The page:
• Content count

  • Joined

  • Last visited

Community Reputation

13 Good

About DGShannon

  • Rank
    TT Newbie

Contact Methods

  1. The event will be held in Reed Valley, CA. on May 22nd & 23rd. You can find more info at their website: http://www.eltrial.org/
  2. Thanks. I will be 46 this April and I started riding when I was 8 years old. Throughout the 70's, really after first seeing "On Any Sunday", I fell in love with trials bikes and what their riders could do. I immediatly recognized that that was where the true skill was, but all of my motocross/enduro buddies kept talking me out of that Honda TL125 I had my eye on! (Because the Montesa Cota 247 in the movie was way to exotic, of course!) Time goes by, and in 1999 a lady I work with saw some motorcycle pictures in my office and commented that her boyfriend rode bikes and they had just come back from a competition in Italy. Turns out, he was a minder for the Trials de Nations team. She asked me out to a local trials event and that was it. I immediatly came home, sold off some bikes for funds, and purchased a 97 Beta Techno to get started on. Trials is a remaining passion since that day in 1999, and I regret not having become involved in the 70's so I would be a better rider now. A cool side note is that in addition to my modern bikes, I now own that 1974 Montesa Cota 247 that was way too exotic back then!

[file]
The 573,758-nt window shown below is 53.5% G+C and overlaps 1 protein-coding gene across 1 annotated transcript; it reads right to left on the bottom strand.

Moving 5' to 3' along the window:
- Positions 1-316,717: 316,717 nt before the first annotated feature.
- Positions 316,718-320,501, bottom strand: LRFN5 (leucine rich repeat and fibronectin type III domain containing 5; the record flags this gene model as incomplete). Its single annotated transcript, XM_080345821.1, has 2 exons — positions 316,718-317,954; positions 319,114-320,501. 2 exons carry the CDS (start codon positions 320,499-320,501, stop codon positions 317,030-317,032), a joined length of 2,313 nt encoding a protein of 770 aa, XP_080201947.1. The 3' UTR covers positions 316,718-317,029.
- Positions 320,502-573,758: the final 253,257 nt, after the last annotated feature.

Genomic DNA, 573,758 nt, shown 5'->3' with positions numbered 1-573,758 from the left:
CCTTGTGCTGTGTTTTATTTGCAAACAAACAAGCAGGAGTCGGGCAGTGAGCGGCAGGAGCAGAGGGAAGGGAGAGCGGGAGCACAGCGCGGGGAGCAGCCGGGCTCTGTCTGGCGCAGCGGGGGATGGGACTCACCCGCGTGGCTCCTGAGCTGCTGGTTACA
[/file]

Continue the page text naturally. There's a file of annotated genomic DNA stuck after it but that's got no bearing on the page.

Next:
3. Your comment is interesting because reflects something I believe I see in trials all the time. People think of trials as a skill, and it is. But more importantly, it is a mindset that comes from a particular type of character. Exactly what that is, I am not sure, but you can easily see it in the subtlety of your comment. You realized you "sucked on a motorcycle". Everyone entering trials has this revalation. The difference is whether or not there is something inside the rider that will allow them to remain content with continuing to "suck". Those that can find peace with that realization get out of the sport. Those who can't however, remain addicted to trials for a lifetime, because no matter how good you get at it, you realize you still "suck" and can improve with practice! The very definition of "riding a motorcycle" then becomes that practice and improvement. Trials is a very personal and mental sport. You are primarily competing with yourself, your ability to improve your skills, and your ability to use those skills consistantly. If that mental challenge is not a component of the person's character, they will never stick with trials (or become good at it if they do). After you have been in the sport for a while, you can work with a new rider for just a short time and almost always tell whether they will stay with it, or not! Like you, I have ridden motorcycles my whole life. (37 years of it anyway) Yet with all that background, in about an hours time, you determined that it was "too goofy" and that you had "no time for it". In 1999, in about an hours time, I determined that there was no way I could stay away from it! What is the difference? We were both skilled motorcycle riders, with years of experience, before trying the sport. Trials depends heavily on developing skills. But developing trials skills depends heavily on some mysterious piece of a rider's mental makeup and character that makes them stick with it. Another fascinating phenomenon that supports this thought can be found around the pits, or camp sites, at a trials event. You notice that there is the absence of all the ego trips and machismo that you typically find in other forms of motorcycling. Again, this seems to come from the rider's realization that they are competing, mentally and physically, with themself far more than they are competing with the other riders. Year after year, I find the enjoyment of trials, and the people in it, to be far more due to a function of a special kind of character than a special kind of skill. I don't know it that makes someone a "trials snob" or not, but it does appear to be an unavoidable truth as you stay with the sport.